“Manic rhapsody” is a delightful phrase just because of the internal rhyme; I am reminded of the line “electing strange perfections in any stranger I choose” from “Someone New” on his debut album. More important, however, is the declaration that “God looks on in abject apathy”. The singer and his baby are having sex, specifically non-reproductive sex, and God simply doesn’t care. In a Catholic culture like Ireland’s, sex that doesn’t lead to babies, even or perhaps especially between a man and a woman, is a definite no. Hozier carefully doesn’t specify his lover’s gender, but either way, they are defying churchly rules and God doesn’t care.

A squall, and all of me is a prayer in perfect piety

A moment’s silence when my baby puts the mouth on me

Hozier follows this utterly blasphemous statement with an unabashed blues wail that, heard live, will make your hair stand on end. (My hair remembers vividly.) His nonverbal outcry in response to receiving oral sex is called “a prayer in perfect piety”, which is also a “moment’s silence”. The silence, one supposes, is mutual: He’s nonverbal with “manic rhapsody”, and his baby can’t talk because their mouth is full. The lyrics hint that, as in his signature tune “Take Me to Church”, it is his lover he worships, no more, no less.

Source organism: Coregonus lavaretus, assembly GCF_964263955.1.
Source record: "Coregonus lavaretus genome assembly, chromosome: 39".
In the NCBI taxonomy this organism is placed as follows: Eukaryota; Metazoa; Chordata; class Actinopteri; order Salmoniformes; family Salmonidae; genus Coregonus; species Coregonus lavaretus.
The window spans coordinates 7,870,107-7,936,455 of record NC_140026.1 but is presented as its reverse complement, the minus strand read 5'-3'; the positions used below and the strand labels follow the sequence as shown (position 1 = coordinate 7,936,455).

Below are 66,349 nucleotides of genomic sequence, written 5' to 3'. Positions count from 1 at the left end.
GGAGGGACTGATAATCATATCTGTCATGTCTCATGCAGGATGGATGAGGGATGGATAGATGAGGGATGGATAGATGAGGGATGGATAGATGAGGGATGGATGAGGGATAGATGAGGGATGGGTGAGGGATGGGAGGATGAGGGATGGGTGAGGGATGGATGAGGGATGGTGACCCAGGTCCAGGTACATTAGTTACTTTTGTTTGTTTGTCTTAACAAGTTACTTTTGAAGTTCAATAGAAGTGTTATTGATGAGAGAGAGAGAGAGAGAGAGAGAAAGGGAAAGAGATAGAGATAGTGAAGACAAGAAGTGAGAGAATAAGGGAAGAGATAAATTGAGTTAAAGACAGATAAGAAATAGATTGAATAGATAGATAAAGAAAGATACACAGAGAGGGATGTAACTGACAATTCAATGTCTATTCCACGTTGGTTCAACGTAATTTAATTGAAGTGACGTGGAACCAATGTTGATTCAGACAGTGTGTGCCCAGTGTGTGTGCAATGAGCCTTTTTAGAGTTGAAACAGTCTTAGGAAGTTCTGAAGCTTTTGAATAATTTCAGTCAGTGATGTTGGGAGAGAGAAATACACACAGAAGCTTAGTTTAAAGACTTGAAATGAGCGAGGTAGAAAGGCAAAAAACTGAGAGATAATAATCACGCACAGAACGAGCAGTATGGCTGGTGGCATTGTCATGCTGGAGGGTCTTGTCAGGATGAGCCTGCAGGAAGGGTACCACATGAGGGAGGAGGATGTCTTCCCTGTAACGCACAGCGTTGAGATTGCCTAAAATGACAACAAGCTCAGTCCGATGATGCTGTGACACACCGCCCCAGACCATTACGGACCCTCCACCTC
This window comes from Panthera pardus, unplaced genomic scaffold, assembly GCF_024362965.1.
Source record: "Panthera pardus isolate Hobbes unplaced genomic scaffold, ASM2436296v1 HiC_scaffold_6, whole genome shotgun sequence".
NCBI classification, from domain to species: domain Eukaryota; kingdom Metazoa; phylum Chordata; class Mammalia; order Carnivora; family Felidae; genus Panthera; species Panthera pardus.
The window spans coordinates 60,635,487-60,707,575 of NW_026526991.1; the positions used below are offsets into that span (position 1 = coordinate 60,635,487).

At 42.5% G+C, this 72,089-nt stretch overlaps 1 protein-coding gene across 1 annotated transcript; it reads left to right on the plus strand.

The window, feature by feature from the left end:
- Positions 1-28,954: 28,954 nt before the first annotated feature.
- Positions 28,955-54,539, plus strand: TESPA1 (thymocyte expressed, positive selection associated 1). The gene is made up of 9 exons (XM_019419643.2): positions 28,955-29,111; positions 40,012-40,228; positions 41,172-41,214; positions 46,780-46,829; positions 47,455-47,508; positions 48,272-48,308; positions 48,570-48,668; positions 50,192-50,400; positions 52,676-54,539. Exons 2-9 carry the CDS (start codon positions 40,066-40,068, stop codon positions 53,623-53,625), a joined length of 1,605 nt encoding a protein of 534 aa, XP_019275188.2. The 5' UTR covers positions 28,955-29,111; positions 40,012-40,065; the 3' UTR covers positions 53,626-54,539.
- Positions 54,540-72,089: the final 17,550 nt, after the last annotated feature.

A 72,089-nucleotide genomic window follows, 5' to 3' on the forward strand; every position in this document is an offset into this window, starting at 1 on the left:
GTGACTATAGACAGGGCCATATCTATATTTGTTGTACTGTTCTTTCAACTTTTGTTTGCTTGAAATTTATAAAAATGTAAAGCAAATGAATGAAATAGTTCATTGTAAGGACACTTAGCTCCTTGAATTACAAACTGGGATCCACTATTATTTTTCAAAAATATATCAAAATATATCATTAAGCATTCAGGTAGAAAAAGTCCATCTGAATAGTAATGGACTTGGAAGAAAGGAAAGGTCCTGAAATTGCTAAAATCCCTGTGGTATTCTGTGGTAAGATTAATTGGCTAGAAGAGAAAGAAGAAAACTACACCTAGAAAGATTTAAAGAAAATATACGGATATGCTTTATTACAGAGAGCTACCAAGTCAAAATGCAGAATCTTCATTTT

Internal rhymes and end-rhymes both veil the explicitness of these lyrics. The chorus offers us a deadpan pun:

When the meaning is gone

There is clarity

And the reason comes on the common tongue of your loving me